REDWOOD FALLS, Minn. — A partial skull that was discovered last summer by two kayakers in Minnesota will be returned to Native American officials after investigations determined it was about 8,000 years old.
The kayakers found the skull in the drought-depleted Minnesota River about 110 miles (180 kilometers) west of Minneapolis, Renville County Sheriff Scott Hable said.
Thinking it might be related to a missing person case or murder, Hable turned the skull over to a medical examiner and eventually to the FBI, where a forensic anthropologist used carbon dating to determine it was likely the skull of a young man who lived between 5500 and 6000 B.C., Hable said.
“It was a complete shock to us that that bone was that old,” Hable told Minnesota Public Radio.
The anthropologist determined the man had a depression in his skull that was “perhaps suggestive of the cause of death.”
After the sheriff posted about the discovery on Wednesday, his office was criticized by several Native Americans, who said publishing photos of ancestral remains was offensive to their culture.
Hable said his office removed the post.
“We didn’t mean for it to be offensive whatsoever,” Hable said.
Hable said the remains will be turned over to Upper Sioux Community tribal officials.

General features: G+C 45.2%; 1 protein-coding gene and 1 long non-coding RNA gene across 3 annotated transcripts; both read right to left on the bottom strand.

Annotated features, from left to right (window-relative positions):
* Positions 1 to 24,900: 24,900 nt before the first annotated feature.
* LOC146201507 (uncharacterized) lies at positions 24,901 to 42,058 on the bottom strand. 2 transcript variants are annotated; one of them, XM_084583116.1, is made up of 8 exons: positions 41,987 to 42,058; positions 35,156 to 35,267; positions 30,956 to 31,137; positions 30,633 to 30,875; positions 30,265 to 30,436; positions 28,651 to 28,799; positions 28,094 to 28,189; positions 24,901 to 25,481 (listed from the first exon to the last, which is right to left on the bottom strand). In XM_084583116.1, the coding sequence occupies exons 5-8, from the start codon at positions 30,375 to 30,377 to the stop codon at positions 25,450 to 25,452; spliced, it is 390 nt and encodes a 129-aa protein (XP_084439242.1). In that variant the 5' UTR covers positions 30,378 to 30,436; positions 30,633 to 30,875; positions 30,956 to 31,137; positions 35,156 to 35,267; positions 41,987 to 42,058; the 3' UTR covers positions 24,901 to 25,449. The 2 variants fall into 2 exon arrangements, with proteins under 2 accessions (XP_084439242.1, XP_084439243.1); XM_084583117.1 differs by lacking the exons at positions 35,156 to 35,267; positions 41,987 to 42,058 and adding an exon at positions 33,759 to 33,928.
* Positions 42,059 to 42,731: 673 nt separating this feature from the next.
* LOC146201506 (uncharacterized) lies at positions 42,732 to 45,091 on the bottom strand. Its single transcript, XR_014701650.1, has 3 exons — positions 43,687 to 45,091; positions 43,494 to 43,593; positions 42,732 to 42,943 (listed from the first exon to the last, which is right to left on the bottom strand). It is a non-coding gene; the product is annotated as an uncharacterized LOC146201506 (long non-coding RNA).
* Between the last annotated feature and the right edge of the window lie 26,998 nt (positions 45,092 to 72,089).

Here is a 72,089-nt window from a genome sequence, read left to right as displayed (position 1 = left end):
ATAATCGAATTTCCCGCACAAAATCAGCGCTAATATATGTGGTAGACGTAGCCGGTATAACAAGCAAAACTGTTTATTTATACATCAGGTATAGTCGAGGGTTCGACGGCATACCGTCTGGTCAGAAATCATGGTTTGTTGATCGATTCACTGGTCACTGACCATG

Minnesota Indian Affairs Council Cultural Resources Specialist Dylan Goetsch said in a statement that neither the council nor the state archaeologist were notified about the discovery, which is required by state laws that govern the care and repatriation of Native American remains.
Goetsch said the Facebook post “showed a complete lack of cultural sensitivity” by failing to call the individual a Native American and referring to the remains as “a little piece of history.”
Kathleen Blue, a professor of anthropology at Minnesota State University, said Wednesday that the skull was definitely from an ancestor of one of the tribes still living in the area, The New York Times reported.
She said the young man would have likely eaten a diet of plants, deer, fish, turtles and freshwater mussels in a small region, rather than following mammals and bison on their migrations.
“There’s probably not that many people at that time wandering around Minnesota 8,000 years ago, because, like I said, the glaciers have only retreated a few thousands years before that,” Blue said. “That period, we don’t know much about it.”
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